HEALTH chiefs in west Wales are urging parents to arrange MMR vaccine jabs as soon as possible as cases of measles rise across the UK

As cases of measles increase across the UK, Hywel Dda University Health Board (UHB) is encouraging children, teenagers and adults who have not had two doses of the Measles, Mumps and Rubella (MMR) vaccine to arrange vaccination with their GP as soon as possible.

The MMR vaccine is safe and effective, and protects against measles, mumps and rubella (German measles). These diseases are highly infectious and can very easily spread between people who are not vaccinated.

The NHS offers the first MMR dose at 12 months old, and the second dose at 3 years and 4 months, ensuring children are fully protected before starting school. Children, teenagers and adults born after 1970 who have not been vaccinated, or who have had only one dose of MMR, are considered unprotected.

The number of people having the MMR vaccine has dropped since the start of the COVID-19 pandemic.

The population of Hywel Dda has a lower average uptake of vaccination than other areas in Wales. Low rates of vaccination leave our communities at risk of measles outbreaks.

Measles can make children and adults very unwell, and some people who are infected will suffer life-changing complications. People in certain at-risk groups, including babies and young children, pregnant women, and people with weakened immunity, are at increased risk of complications from measles.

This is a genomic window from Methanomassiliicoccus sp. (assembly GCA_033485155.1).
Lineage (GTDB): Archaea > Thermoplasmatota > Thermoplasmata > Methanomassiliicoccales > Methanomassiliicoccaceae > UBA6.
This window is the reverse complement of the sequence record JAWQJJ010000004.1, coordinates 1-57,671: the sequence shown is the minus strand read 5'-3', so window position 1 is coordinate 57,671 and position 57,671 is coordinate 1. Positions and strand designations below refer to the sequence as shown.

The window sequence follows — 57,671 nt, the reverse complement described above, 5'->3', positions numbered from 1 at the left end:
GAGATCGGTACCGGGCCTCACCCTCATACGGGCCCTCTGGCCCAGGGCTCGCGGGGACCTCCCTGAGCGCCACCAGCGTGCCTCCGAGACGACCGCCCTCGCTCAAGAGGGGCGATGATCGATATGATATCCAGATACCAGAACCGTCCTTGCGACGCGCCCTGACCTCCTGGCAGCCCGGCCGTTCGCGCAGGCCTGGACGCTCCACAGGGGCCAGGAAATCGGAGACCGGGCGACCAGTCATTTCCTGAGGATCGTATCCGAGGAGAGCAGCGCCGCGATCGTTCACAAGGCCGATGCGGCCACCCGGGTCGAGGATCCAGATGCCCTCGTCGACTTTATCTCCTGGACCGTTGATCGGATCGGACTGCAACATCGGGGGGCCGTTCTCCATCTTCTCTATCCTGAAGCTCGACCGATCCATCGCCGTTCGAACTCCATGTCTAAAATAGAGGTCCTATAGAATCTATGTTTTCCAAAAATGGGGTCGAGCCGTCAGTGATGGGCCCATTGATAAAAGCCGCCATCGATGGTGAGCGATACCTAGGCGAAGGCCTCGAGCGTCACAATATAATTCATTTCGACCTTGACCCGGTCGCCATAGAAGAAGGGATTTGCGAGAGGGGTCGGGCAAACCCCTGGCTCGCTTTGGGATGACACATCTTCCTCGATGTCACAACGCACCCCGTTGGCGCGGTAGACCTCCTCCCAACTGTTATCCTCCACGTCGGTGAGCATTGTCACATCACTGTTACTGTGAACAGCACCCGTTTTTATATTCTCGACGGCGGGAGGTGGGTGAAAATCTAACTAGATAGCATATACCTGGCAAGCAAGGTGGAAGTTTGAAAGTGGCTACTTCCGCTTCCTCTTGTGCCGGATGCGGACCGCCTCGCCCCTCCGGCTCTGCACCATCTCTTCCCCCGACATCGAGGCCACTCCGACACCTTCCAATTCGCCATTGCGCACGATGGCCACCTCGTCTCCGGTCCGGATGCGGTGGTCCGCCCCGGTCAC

If you or your child are not vaccinated and you come into contact with someone with measles, you may be advised to stay home (quarantine) and away from work, school, and public places for 21 days to ensure you or your child do not pass measles to others if you become infected.

Teachers, health and care workers, and other staff may also be asked to stay at home if they are unvaccinated and come into contact with someone with measles.

Dr Ardiana Gjini, Executive Director of Public Health at Hywel Dda UHB, said: “Measles is one of the most infectious diseases and nearly everyone who catches it will develop a high fever and a rash. One in every 15 people will get severe complications, including infection of the lungs (pneumonia) or brain (encephalitis).

“It has only been 10 years since a measles outbreak in Wales over 1,200 people infected, 88 needing hospital treatment and one person sadly died.

“The fall in the take up of the MMR vaccine in the recent years means we have many children and people in our communities vulnerable and unprotected against measles, which causes a serious illness for many people.

“The MMR vaccine is a safe and highly effective in protecting you against measles, mumps and rubella. With an increase in cases reported in the Midlands, I want to urge parents and carers to think of the safety of their children and ensure our communities here in West Wales are protected.”

The MMR vaccine is available through your GP, free on the NHS. Contact your GP to arrange vaccination, or if you are not sure if your child or you have had two doses of MMR.

You can also contact Hywel Dda UHB’s communication hub by calling 0300 303 8322 option 1 or emailing [email protected].

You can find out more about the MMR vaccine by visiting